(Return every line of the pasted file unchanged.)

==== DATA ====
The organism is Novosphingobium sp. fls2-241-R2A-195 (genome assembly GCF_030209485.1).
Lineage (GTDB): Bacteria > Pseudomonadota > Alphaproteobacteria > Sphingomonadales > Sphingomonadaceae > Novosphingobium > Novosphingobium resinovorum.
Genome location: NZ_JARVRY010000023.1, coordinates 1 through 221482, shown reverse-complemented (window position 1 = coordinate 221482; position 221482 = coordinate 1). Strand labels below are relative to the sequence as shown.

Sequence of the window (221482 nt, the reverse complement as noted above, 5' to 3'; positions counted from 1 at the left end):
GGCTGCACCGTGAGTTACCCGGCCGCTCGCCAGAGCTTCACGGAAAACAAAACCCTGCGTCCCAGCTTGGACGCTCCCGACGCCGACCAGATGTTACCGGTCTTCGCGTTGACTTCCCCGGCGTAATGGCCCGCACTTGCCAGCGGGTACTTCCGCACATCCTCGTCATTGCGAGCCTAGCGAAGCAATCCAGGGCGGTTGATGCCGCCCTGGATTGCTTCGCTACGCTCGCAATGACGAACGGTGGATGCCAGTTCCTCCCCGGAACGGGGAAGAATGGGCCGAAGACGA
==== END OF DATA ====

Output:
The organism is Novosphingobium sp. fls2-241-R2A-195 (genome assembly GCF_030209485.1).
Lineage (GTDB): Bacteria > Pseudomonadota > Alphaproteobacteria > Sphingomonadales > Sphingomonadaceae > Novosphingobium > Novosphingobium resinovorum.
Genome location: NZ_JARVRY010000023.1, coordinates 1 through 221482, shown reverse-complemented (window position 1 = coordinate 221482; position 221482 = coordinate 1). Strand labels below are relative to the sequence as shown.

Sequence of the window (221482 nt, the reverse complement as noted above, 5' to 3'; positions counted from 1 at the left end):
GGCTGCACCGTGAGTTACCCGGCCGCTCGCCAGAGCTTCACGGAAAACAAAACCCTGCGTCCCAGCTTGGACGCTCCCGACGCCGACCAGATGTTACCGGTCTTCGCGTTGACTTCCCCGGCGTAATGGCCCGCACTTGCCAGCGGGTACTTCCGCACATCCTCGTCATTGCGAGCCTAGCGAAGCAATCCAGGGCGGTTGATGCCGCCCTGGATTGCTTCGCTACGCTCGCAATGACGAACGGTGGATGCCAGTTCCTCCCCGGAACGGGGAAGAATGGGCCGAAGACGA